Considering that I had just one day on the Ballynahinch, it was a piece of serious luck that I'd drawn Beat One of the Ballynahinch Castle Hotel water which took in the pool immediately below the lough. (A German guest at the hotel, indeed, sidled up to me and wanted to know how much I'd paid to fix the draw.)

So now I found myself in one of those no-win situations. If I got a fish - well, of course, it would have been easy-peasy, - I was on Beat One wasn't I? And if I came home fishless - well, the verdict would have been, This guy can't fish! Actually, prospects weren't great. There'd been big water the week before and a lot of fish had run right through and up into the lough.

I walked up to Beat One - another plus was that it was the nearest to the hotel - and found it to be very civilized , with a stone groyne to cast from so that it was easy to cover the lovely stream run at the neck of the pool. I tied on the same Silver Stoat that I'd use all the week and got to work

Time passed, a lot of it. Lunch break came and went. There was a public footpath along the river at this point, so I had lots of company, though no-one stayed long until, right on 6 pm, I had a smash take. The salmon streaked across the pool and started jumping wildly under the far bank. Which, of course, didn't look good. (For me, not the salmon. For some reason not fully understood, a salmon that takes to the air, big time, is a salmon that's lightly hooked).

Anyway, this one put on a spectacular show, jumped five times, was on about five minutes and then threw the fly. The small group of spectators who'd materialised out of nowhere groaned like the Lions fans at the last test in Sydney every time Jonny Wilkinson missed a penalty. (Note the rugby reference. I'll be picking up on that later. ) But, after the obligatory short burst of unsuitable language, I was not overwhelmed with grief. If the fish hadn't come off, what would have happened next? In maybe three more minutes it would have been netted by the gillie, knocked on the head, to be displayed later on outside the hotel dining room. (Gillies, like anglers, don't like to come home fishless - and there was the reputation of Beat One to be considered as well as the hotel game book.)

So what? I thought. No big deal. I've been fishing too long to worry over missing five minutes of fame in the bar. That salmon had given me everything I could have asked for - the wonderful shock of the take after eight hours of fruitless casting and a spectacular aerial display afterwards. What more could I want? And did I care if the German, the one who'd wanted to know how much I'd tipped the head keeper to get Beat One, gave me a cynical grin when I told him I'd lost a fish? Well, no, not actually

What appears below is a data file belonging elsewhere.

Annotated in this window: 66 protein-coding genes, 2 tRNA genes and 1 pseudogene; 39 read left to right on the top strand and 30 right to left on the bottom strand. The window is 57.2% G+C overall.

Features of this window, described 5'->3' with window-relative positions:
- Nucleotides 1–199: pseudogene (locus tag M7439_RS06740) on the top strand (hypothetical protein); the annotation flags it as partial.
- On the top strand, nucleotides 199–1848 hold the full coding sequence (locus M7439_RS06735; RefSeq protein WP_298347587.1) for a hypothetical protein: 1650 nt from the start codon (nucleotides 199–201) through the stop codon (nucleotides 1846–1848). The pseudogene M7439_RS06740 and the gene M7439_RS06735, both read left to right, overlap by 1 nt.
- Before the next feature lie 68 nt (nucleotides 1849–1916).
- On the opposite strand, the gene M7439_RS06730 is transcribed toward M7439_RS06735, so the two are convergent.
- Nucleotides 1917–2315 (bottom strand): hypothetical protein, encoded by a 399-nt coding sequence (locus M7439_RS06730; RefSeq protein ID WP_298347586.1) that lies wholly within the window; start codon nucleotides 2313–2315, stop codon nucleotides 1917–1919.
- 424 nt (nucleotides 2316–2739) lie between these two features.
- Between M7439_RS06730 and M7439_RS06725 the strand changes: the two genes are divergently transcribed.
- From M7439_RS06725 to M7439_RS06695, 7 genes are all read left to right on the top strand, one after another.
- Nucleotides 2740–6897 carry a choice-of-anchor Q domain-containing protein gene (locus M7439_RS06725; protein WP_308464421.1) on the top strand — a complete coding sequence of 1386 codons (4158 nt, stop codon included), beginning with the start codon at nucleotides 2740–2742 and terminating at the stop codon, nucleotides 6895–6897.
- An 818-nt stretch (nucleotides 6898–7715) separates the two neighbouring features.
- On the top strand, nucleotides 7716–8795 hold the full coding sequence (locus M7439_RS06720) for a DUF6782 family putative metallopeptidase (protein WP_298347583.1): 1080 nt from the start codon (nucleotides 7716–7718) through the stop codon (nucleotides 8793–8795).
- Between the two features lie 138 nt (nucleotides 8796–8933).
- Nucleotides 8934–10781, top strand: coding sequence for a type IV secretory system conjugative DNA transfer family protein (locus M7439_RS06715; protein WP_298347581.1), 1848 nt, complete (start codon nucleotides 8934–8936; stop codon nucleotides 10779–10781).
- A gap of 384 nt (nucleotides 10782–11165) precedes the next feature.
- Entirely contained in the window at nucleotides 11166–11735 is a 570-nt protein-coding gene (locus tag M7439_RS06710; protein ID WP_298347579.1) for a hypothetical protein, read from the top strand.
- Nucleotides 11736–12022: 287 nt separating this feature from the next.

The second salmon came a week later. I'd headed down to Kerry, caught some seatrout in the Upper Loughs at Waterville and then, on my last day. had a bit of luck when a flash flood had hit the little River Inny overnight and was running down into perfect nick for the mornings fishing.

As I hinted earlier I'm a lifelong rugby fan. Which will explain why, early on the Saturday morning when the British and Irish Lions were playing Australia in the first test, I , er, went fishing on the Inny with, er, a radio in my coat pocket and, er, earphones on so that I could listen to the game while I fished. And I was casting this size 10 Silver Stoat - all right, somewhat mechanically - when two things happened almost simultaneously. O'Driscoll got the Lions third try. And, as it swung round into the slack, my line tightened.

I reckon O'Driscoll actually helped me hook that salmon. Summer fishing with a small fly and a floating line, you're not supposed to strike, right? Yet all too often, and especially when you've been fishing for a couple of hours without seeing a fish, strike is what you do.

But - thank you, Brian O'Driscoll - when he scored that brilliant individual try (it was after that the travelling Lions fans started singing Waltzing O'Driscoll to the fury of the Aussies) I wasn't even looking at my line and the salmon turned away with the fly and hooked itself. Nice little summer fish, straight out of the sea. Seven or eight pounds. I didn't weigh it because I put it back.

(Which is something that would have been unthinkable, say, 10 years ago, as would be using a fly with a barbless hook - or at least one with a pinched-down barb. All I can say is that it becomes easier with practice)

Meantime, I'm hailing a unique sporting double - a Lions try and a salmon hooked simultaneously. Beats all those Macnab trebles in my opinion